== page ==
The rubber elements screw into the sides of these metal blocks:

The small wire is there to make an electrical connection from the sub plate to the main plate. Another set of the metal blocks goes onto the other side of the rubber pieces:

The outer metal blocks get attached to the main metal plate:

View from the other side:

Stay tuned for updates on the construction of this preamp.

Best regards


Saturday, June 14, 2014

Lundahl Transformers of Sweden : The Visit


After using Lundahl transformers and chokes for about twenty years, it was about time to visit their factory.

Lundahl Transformers AB was founded 1958 by Per Lundahl's parents Gunnel and Lars. After running the operations in the basement of their house in Stockholm for a few years, they moved to Norrtälje and opened the factory there. Norrtälje is a beautiful city about 70km north of Stockholm.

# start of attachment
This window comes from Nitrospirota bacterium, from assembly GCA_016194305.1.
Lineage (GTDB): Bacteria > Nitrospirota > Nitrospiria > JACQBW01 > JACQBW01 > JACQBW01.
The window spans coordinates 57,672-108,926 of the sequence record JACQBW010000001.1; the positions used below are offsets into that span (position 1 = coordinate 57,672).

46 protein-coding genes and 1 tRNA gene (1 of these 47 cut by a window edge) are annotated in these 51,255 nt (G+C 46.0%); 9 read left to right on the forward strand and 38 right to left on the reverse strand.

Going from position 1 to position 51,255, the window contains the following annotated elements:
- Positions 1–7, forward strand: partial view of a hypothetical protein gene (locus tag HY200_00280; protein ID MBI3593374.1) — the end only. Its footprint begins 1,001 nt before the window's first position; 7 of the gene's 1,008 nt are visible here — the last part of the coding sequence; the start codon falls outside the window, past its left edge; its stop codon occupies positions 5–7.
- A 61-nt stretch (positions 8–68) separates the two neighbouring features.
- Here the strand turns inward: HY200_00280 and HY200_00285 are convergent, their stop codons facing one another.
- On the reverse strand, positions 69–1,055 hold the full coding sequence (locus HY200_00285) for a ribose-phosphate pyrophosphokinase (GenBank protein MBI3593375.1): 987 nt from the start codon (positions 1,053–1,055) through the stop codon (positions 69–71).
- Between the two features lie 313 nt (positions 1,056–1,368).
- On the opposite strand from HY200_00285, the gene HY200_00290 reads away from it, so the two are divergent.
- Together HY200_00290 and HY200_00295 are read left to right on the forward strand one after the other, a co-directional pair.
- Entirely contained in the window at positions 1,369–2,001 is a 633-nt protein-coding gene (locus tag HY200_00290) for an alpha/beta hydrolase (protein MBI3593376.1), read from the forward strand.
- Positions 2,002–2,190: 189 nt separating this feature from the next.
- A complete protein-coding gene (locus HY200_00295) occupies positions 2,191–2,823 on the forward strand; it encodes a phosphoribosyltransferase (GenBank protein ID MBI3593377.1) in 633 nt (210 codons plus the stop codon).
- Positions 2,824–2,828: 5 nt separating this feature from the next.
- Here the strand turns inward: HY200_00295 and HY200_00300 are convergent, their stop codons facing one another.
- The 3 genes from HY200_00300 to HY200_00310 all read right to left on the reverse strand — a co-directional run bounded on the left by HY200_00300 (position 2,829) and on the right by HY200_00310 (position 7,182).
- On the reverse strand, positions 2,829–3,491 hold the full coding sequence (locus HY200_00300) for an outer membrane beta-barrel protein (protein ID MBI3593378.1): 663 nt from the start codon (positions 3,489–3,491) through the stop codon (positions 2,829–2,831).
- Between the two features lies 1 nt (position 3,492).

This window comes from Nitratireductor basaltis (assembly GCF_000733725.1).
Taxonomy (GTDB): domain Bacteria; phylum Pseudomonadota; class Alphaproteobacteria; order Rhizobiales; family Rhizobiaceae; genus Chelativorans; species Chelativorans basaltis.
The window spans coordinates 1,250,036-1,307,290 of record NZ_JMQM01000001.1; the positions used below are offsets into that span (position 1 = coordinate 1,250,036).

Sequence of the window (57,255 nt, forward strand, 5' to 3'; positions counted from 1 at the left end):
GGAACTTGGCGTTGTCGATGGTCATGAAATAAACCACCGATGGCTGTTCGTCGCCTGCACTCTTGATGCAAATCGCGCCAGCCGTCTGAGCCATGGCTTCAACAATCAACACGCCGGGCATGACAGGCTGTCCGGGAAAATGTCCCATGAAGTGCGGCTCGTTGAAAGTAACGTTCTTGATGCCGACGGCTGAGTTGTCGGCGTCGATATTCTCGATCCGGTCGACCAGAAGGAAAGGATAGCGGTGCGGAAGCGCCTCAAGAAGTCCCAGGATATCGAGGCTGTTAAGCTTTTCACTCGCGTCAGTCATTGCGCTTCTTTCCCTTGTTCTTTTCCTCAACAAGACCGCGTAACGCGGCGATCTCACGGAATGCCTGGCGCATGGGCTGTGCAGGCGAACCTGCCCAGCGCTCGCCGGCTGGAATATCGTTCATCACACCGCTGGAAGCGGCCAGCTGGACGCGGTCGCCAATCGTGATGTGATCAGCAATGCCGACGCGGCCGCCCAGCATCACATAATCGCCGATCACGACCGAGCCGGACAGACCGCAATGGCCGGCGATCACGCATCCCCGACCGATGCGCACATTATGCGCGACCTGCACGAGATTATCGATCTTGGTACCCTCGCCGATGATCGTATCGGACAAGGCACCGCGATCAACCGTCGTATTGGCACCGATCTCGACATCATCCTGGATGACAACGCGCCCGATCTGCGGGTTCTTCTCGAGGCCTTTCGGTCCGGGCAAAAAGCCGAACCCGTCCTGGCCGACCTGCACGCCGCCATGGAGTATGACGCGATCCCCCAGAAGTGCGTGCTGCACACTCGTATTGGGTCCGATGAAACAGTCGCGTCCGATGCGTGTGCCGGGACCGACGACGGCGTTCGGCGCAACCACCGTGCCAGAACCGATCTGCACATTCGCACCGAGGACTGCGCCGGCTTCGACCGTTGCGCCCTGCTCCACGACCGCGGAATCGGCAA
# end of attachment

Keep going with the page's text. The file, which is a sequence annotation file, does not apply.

Situated at the coast, Norrtälje has direct access to the baltic sea:

Houses are built in the typical swedish style:

The Lundahl factory is in Tibeliusgatan.

The factory is also built in the typical swedish fashion, blending in nicely with the town:

Inside everything is meticulously organised. Manufacturing is following well thought out processes which ensure the high consistency which Lundahl is famous for.

The floor with winding machinery:

All the machines are developed, built, programmed and maintained in house!

6 coils are wound at once. See the machine in action in this short video:

Most of the delicate work of winding and assembly is carried out by women.

pre wound coils, ready for the next assembly step:

A trademark of Lundahl is the dual coil construction. Each transformer is made of two identical coils:

Adding the core:

In this case stacked laminations. 

The assembled transformer, ready to be put into the housing:

After the wire is soldered to the pins, the assembly is housed in the mu metal cans and labelled:

Lundahl doesn't like to leave things up to chance, hence as much as possible is done in house. While other manufacturers would source housings, Lundahl makes them, again using own machinery:

A spool feeds a strip of mu metal into the machine which bends it into the shape without destroying the permeability.